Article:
A doctor from northern China’s Shaanxi Province, on trial for the abduction and sale of seven newborn infants, has confessed to her crimes, revealing a trafficking ring spanning four provinces, according to the state-run People’s Daily. Six of the children were rescued and reunited with their families, but one baby girl was found to have died.
Between November 2011 and July this year, 55-year-old obstetrician Zhang Shuxia convinced the parents of newborns into giving them up by saying that the children faced major health complications, according to state media Xinhua. She then sold the infants, including one pair of twins, to traffickers.
Zhang’s scheme was revealed when two suspicious parents contacted the police in July. Zhang, who worked at Shaanxi’s Fuping Maternal and Child Healthcare Hospital, had told the couple that their baby boy had contracted syphilis and hepatitis B from the mother and would not survive. The parents then went to another hospital, where tests found the mother had neither of the diseases.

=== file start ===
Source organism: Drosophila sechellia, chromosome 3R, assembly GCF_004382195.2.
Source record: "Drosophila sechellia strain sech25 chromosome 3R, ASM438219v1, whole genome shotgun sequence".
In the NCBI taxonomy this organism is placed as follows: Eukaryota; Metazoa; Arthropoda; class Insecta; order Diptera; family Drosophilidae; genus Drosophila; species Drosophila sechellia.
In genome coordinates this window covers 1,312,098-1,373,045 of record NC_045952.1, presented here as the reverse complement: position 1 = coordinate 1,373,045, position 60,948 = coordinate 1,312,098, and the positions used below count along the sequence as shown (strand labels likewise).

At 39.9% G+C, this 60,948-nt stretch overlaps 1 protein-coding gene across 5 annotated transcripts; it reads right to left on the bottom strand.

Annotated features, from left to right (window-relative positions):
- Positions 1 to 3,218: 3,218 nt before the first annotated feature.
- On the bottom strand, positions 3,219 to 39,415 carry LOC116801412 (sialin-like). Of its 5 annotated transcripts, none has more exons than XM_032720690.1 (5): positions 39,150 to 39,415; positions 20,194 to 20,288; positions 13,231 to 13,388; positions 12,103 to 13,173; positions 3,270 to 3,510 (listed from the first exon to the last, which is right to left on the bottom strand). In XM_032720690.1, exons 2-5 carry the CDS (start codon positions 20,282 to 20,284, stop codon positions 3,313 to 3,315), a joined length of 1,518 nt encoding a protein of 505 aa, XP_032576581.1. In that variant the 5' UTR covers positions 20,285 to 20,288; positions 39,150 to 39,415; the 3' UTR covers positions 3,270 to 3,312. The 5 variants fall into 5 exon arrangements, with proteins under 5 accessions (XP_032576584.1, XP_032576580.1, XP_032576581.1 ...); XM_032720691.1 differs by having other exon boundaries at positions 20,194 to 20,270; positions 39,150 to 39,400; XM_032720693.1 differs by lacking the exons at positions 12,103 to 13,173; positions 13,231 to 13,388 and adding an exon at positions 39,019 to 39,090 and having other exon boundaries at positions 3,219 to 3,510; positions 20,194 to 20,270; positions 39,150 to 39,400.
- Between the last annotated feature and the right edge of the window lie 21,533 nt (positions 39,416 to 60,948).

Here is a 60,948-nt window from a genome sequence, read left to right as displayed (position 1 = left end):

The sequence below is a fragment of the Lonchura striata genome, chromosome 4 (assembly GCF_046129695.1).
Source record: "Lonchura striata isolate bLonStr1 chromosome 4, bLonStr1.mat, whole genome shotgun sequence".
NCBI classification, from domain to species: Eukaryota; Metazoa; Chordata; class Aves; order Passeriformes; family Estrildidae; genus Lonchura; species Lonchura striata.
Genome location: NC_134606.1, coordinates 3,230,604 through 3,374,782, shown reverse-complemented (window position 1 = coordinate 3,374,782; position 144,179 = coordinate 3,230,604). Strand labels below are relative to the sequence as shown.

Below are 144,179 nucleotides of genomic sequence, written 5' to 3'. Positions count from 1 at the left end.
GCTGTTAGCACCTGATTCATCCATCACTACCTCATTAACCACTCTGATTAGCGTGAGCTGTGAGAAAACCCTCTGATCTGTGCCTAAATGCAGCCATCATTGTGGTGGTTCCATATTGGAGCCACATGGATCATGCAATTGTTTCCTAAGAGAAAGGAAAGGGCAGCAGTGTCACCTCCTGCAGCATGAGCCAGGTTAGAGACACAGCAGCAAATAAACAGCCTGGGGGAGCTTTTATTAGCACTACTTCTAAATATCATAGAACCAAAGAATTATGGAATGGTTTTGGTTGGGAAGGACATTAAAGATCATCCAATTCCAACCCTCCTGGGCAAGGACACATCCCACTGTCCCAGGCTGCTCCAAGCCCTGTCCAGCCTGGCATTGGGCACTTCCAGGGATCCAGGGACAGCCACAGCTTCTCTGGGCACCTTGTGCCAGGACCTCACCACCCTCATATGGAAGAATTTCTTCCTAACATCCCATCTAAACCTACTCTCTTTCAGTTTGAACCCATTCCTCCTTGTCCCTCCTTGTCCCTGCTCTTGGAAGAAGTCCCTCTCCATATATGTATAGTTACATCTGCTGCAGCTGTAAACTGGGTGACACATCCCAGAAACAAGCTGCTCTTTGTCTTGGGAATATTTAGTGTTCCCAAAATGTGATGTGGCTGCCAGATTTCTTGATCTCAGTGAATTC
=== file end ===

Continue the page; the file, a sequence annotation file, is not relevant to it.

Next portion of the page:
China’s one-child policy has led to increased demand for infant trafficking, especially of baby boys, due to the traditional preference for sons. Zhang sold the couple’s son to a buyer in neighboring Henan Province for about $3,600, who then resold him for $9,800. The baby was found and returned to his parents in August.
Child trafficking is such a common problem in China that an Internet service, Baobei Huijia, or Baby Come Home, has been established to help parents reunited with their abducted or lost children.
According to Xinhua, Fuping hospital’s president, two other senior hospital managers and three county officials were also dismissed from their positions.